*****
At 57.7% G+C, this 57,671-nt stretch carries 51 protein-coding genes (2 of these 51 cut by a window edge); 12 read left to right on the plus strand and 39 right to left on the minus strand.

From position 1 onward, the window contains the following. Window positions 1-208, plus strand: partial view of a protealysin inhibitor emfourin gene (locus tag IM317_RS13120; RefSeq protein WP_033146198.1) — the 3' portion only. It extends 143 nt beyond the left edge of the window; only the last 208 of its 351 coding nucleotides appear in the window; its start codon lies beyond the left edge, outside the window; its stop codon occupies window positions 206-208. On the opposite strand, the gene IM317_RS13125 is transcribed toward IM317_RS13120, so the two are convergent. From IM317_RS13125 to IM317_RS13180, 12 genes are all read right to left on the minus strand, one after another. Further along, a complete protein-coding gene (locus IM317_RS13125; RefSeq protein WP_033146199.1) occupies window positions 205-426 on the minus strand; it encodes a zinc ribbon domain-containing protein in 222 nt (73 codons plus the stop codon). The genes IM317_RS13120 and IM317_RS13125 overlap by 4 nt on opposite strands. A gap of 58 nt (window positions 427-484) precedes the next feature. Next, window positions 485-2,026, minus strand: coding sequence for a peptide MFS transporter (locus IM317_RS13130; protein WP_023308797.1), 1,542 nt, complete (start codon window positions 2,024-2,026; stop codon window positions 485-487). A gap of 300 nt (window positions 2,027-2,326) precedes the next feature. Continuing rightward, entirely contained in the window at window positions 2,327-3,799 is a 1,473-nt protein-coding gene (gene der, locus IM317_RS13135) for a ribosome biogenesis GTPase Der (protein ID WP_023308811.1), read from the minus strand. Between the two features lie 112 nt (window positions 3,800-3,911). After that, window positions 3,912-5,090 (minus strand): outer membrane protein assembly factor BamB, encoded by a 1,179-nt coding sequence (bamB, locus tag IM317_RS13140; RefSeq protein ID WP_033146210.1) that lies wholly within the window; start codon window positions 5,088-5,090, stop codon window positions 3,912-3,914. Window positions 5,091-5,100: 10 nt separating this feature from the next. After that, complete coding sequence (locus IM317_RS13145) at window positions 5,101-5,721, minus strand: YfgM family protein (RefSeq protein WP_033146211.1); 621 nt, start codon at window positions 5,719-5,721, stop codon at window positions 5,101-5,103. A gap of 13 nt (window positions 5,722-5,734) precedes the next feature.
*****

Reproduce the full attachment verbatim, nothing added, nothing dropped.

At 57.7% G+C, this 57,671-nt stretch carries 51 protein-coding genes (2 of these 51 cut by a window edge); 12 read left to right on the plus strand and 39 right to left on the minus strand.

From position 1 onward, the window contains the following. Window positions 1-208, plus strand: partial view of a protealysin inhibitor emfourin gene (locus tag IM317_RS13120; RefSeq protein WP_033146198.1) — the 3' portion only. It extends 143 nt beyond the left edge of the window; only the last 208 of its 351 coding nucleotides appear in the window; its start codon lies beyond the left edge, outside the window; its stop codon occupies window positions 206-208. On the opposite strand, the gene IM317_RS13125 is transcribed toward IM317_RS13120, so the two are convergent. From IM317_RS13125 to IM317_RS13180, 12 genes are all read right to left on the minus strand, one after another. Further along, a complete protein-coding gene (locus IM317_RS13125; RefSeq protein WP_033146199.1) occupies window positions 205-426 on the minus strand; it encodes a zinc ribbon domain-containing protein in 222 nt (73 codons plus the stop codon). The genes IM317_RS13120 and IM317_RS13125 overlap by 4 nt on opposite strands. A gap of 58 nt (window positions 427-484) precedes the next feature. Next, window positions 485-2,026, minus strand: coding sequence for a peptide MFS transporter (locus IM317_RS13130; protein WP_023308797.1), 1,542 nt, complete (start codon window positions 2,024-2,026; stop codon window positions 485-487). A gap of 300 nt (window positions 2,027-2,326) precedes the next feature. Continuing rightward, entirely contained in the window at window positions 2,327-3,799 is a 1,473-nt protein-coding gene (gene der, locus IM317_RS13135) for a ribosome biogenesis GTPase Der (protein ID WP_023308811.1), read from the minus strand. Between the two features lie 112 nt (window positions 3,800-3,911). After that, window positions 3,912-5,090 (minus strand): outer membrane protein assembly factor BamB, encoded by a 1,179-nt coding sequence (bamB, locus tag IM317_RS13140; RefSeq protein ID WP_033146210.1) that lies wholly within the window; start codon window positions 5,088-5,090, stop codon window positions 3,912-3,914. Window positions 5,091-5,100: 10 nt separating this feature from the next. After that, complete coding sequence (locus IM317_RS13145) at window positions 5,101-5,721, minus strand: YfgM family protein (RefSeq protein WP_033146211.1); 621 nt, start codon at window positions 5,719-5,721, stop codon at window positions 5,101-5,103. A gap of 13 nt (window positions 5,722-5,734) precedes the next feature.